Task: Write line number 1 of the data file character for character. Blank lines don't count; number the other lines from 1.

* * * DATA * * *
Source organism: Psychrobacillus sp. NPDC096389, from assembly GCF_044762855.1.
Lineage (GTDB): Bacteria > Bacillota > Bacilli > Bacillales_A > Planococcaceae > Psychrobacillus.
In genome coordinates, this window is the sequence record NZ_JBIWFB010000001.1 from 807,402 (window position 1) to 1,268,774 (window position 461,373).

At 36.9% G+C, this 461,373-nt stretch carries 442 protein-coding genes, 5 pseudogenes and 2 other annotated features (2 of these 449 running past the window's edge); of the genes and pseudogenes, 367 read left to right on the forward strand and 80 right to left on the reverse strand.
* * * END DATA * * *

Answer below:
Source organism: Psychrobacillus sp. NPDC096389, from assembly GCF_044762855.1.